Housing investments account for 15% of U.S. GDP and are a large component of both CPI and PCE, two inflation measures investors watch closely. The following charts illustrate how the housing market continues to recover, likely over the next couple of years, albeit at a more moderate pace.
1. Home prices hit their bottom in 2011 and have since steadily appreciated; however, the growth rate has slowed due to changes in the tax code for mortgage deductions and, more importantly, rising interest rates.
2. Despite a strong job market, workers are not experiencing enough of an increase in wages to counter a rise in home prices and mortgage rates. As a result, affordability is getting stretched in many markets.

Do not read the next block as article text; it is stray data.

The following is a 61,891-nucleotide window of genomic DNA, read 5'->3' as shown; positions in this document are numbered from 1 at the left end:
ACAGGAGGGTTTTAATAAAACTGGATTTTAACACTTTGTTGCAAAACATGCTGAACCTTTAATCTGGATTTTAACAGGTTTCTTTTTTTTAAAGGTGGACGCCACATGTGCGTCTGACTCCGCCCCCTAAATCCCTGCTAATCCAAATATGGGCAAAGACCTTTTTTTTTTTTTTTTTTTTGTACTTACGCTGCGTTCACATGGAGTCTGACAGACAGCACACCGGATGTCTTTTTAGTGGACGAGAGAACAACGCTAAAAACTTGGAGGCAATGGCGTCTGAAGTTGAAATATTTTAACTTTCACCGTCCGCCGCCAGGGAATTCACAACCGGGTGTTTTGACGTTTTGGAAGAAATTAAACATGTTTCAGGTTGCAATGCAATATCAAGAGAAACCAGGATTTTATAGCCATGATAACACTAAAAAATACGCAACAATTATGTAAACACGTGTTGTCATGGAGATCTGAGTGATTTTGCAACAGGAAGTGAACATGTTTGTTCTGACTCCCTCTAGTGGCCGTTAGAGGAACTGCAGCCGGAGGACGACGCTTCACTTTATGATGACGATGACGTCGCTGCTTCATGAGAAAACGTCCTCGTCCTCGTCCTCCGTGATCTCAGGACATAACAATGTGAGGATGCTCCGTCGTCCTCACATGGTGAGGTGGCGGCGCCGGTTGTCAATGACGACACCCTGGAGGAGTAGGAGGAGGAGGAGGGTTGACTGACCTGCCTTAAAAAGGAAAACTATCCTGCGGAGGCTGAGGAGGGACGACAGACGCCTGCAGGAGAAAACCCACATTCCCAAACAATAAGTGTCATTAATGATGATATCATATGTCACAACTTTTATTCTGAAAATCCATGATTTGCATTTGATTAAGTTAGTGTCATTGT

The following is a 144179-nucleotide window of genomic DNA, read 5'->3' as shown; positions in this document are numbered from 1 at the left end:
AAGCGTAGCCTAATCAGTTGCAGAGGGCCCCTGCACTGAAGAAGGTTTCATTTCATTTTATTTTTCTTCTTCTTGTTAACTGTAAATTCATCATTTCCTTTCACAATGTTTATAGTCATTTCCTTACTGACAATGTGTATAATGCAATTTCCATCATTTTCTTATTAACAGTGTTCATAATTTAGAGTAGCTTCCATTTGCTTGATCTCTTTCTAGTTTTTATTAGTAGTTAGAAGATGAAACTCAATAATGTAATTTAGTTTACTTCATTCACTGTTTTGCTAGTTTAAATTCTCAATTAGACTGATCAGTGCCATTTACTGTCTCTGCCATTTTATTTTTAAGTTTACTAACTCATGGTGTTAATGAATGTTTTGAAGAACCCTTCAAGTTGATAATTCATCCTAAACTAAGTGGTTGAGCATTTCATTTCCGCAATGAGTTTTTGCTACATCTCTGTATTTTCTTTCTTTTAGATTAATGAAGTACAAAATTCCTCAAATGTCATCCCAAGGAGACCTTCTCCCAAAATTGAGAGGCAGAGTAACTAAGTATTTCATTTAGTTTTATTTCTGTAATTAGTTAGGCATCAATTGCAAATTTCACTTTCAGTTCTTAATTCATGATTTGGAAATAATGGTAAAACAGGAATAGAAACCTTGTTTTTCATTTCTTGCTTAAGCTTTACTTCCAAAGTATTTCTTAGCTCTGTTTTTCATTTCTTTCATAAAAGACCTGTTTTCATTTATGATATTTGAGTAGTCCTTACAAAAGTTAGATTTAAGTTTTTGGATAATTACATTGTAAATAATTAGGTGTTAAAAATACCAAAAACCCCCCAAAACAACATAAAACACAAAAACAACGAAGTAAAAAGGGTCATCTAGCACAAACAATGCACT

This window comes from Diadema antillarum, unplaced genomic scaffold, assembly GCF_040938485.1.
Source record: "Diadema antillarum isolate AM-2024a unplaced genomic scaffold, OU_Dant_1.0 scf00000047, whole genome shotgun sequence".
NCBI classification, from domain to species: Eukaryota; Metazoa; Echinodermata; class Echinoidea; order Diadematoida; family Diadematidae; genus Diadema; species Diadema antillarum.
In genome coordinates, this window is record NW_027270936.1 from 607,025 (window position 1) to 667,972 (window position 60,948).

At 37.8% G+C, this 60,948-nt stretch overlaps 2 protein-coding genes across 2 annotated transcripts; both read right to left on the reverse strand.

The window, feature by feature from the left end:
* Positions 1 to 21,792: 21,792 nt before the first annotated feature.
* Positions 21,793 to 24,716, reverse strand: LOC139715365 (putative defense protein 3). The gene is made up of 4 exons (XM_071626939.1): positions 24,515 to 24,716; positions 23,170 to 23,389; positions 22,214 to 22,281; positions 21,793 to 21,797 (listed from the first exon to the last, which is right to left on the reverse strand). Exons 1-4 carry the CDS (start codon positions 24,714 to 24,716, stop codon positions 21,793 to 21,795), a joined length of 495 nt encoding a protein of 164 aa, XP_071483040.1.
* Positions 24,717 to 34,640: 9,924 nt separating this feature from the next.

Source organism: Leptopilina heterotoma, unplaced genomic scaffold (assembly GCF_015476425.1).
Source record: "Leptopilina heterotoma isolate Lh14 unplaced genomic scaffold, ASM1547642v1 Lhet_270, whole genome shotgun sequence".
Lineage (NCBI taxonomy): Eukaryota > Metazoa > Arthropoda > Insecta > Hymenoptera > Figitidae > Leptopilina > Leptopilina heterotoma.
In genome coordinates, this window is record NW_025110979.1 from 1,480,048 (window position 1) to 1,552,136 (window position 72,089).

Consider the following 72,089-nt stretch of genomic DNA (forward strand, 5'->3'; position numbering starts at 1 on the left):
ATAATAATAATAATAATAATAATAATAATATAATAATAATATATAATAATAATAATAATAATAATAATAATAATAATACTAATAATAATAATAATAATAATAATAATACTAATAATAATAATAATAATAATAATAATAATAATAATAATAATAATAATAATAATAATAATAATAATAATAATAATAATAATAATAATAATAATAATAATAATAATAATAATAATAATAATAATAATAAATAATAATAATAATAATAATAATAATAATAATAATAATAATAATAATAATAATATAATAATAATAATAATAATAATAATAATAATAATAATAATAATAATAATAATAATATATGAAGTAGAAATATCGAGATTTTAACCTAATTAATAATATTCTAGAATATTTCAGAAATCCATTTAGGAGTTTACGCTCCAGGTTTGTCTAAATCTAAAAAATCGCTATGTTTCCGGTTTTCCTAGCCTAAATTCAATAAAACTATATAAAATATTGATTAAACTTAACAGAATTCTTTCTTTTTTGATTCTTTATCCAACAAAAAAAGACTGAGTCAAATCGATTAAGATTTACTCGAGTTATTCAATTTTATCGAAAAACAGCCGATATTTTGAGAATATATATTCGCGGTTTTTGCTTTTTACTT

3. The good news is that we are not on the verge of another housing crisis. Borrowers are in a much better position today than they were pre-crisis. For instance, between 2005 and 2008, the average credit score on Fannie Mae’s conventional loans was 696. This increased to 752 for the years between 2009 and 2015, and in 2018 currently sits at 742.